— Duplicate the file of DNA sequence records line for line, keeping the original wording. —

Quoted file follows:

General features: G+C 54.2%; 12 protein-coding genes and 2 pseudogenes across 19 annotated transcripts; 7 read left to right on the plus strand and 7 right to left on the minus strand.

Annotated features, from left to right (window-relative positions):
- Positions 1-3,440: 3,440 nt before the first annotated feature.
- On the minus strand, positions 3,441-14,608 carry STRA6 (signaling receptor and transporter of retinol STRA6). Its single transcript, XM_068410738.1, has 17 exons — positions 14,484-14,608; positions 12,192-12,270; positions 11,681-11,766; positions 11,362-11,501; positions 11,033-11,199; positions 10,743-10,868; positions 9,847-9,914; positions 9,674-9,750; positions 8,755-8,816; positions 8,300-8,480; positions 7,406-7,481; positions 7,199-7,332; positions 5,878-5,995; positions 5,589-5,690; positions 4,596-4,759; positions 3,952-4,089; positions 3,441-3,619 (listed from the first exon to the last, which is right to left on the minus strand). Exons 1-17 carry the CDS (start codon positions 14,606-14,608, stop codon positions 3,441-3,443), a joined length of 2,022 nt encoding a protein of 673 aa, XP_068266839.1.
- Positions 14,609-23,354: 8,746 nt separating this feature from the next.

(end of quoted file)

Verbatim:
General features: G+C 54.2%; 12 protein-coding genes and 2 pseudogenes across 19 annotated transcripts; 7 read left to right on the plus strand and 7 right to left on the minus strand.

Annotated features, from left to right (window-relative positions):
- Positions 1-3,440: 3,440 nt before the first annotated feature.
- On the minus strand, positions 3,441-14,608 carry STRA6 (signaling receptor and transporter of retinol STRA6). Its single transcript, XM_068410738.1, has 17 exons — positions 14,484-14,608; positions 12,192-12,270; positions 11,681-11,766; positions 11,362-11,501; positions 11,033-11,199; positions 10,743-10,868; positions 9,847-9,914; positions 9,674-9,750; positions 8,755-8,816; positions 8,300-8,480; positions 7,406-7,481; positions 7,199-7,332; positions 5,878-5,995; positions 5,589-5,690; positions 4,596-4,759; positions 3,952-4,089; positions 3,441-3,619 (listed from the first exon to the last, which is right to left on the minus strand). Exons 1-17 carry the CDS (start codon positions 14,606-14,608, stop codon positions 3,441-3,443), a joined length of 2,022 nt encoding a protein of 673 aa, XP_068266839.1.
- Positions 14,609-23,354: 8,746 nt separating this feature from the next.